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December 1920


Author Affiliations

Teaching Fellow in Pediatrics, University of Minnesota Medical School MINNEAPOLIS

Am J Dis Child. 1920;20(6):539-544. doi:10.1001/archpedi.1920.01910300079006

In the first paper of this series1 I stated that the term spasmophilia was being used to denote that latent condition in infants one year old or less in which a heightened electrical irritability is shown by an anodal opening contraction (A O C) of less than 5 ma. and requiring less current than the anodal closing contraction (A C C), a phenomenon which Thiemich was the first to consider as spasmophilic; or a cathodal opening contraction (C O C) with less than 5 ma., known as Escherich's sign. It was further stated that for the active condition manifesting convulsions, laryngospasm, carpopedal spasm and other forms of spasm the term tetany is reserved. This classification is recommended by others, notably Langstein and Meyer.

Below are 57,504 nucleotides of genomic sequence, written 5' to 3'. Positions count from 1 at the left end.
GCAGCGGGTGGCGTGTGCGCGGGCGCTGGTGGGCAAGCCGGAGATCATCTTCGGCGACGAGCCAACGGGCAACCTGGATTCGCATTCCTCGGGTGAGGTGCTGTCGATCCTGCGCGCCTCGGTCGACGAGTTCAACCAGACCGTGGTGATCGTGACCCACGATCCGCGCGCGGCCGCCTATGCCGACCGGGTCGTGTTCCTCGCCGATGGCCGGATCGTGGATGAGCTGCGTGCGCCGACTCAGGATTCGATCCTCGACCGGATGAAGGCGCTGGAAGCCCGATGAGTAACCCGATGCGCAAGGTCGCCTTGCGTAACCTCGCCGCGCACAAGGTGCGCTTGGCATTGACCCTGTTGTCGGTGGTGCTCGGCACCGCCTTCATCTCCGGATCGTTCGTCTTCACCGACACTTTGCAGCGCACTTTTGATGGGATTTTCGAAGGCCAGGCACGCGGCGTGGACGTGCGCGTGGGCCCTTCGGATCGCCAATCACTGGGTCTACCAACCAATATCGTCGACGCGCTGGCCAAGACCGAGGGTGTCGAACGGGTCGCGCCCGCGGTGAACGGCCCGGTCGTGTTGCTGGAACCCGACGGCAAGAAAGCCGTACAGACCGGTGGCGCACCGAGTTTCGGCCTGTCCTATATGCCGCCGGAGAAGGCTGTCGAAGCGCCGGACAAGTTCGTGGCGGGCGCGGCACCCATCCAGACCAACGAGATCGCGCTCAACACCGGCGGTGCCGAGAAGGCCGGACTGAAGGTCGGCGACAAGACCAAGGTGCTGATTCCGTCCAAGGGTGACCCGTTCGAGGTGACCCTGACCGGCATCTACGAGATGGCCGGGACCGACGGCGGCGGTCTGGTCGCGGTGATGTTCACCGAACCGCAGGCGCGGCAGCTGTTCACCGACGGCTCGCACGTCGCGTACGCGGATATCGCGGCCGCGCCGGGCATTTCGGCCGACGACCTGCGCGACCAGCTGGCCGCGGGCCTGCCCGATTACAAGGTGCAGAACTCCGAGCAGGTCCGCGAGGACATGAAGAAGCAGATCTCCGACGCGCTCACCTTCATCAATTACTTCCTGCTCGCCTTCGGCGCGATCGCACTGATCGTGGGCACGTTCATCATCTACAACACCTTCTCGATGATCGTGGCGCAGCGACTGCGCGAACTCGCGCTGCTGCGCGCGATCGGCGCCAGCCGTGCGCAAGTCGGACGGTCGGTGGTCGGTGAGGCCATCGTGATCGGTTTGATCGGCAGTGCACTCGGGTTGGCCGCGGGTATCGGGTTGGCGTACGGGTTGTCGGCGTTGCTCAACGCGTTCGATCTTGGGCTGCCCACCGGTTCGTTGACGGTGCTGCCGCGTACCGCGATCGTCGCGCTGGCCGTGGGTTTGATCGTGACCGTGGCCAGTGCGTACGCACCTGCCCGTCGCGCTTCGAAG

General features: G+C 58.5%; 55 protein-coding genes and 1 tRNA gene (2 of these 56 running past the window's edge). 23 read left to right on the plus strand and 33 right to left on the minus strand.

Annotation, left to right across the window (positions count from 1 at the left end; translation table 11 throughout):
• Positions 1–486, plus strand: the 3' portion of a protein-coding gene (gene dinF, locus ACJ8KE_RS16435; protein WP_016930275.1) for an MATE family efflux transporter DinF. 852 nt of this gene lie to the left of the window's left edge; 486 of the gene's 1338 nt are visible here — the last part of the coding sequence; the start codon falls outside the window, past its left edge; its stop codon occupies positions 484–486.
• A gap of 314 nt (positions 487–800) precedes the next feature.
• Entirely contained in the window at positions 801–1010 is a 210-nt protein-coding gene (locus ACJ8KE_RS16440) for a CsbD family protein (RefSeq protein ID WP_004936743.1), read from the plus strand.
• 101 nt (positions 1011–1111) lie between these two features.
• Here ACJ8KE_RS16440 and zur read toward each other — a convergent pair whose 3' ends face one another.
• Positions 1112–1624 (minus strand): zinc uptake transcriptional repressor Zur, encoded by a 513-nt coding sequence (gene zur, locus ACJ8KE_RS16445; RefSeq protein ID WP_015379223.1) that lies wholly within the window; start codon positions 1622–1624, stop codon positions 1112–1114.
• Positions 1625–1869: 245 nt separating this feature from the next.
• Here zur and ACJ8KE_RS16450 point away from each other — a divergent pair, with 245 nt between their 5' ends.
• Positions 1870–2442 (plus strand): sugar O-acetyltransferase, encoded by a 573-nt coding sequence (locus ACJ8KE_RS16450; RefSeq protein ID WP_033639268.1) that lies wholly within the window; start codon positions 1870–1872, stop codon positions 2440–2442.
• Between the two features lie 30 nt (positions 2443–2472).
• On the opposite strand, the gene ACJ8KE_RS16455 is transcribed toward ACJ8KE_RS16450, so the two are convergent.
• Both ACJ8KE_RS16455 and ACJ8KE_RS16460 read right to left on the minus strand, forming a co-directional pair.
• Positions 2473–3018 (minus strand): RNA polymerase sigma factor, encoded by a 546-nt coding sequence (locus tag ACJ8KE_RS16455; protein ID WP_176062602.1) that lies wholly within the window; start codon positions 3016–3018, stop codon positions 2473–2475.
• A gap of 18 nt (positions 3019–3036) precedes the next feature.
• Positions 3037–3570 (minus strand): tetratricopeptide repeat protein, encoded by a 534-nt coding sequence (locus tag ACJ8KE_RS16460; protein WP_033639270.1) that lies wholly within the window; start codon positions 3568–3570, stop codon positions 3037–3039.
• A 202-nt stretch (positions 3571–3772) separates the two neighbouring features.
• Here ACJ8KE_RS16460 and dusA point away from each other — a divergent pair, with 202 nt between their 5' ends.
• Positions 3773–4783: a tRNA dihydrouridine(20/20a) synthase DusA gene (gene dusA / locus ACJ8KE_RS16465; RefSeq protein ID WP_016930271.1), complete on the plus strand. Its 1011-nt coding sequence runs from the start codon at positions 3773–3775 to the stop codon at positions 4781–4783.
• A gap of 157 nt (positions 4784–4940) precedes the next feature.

In testing the electrical reactions of older children, one is confronted with the question: Do the same standards of electrical diagnosis for infants apply to children

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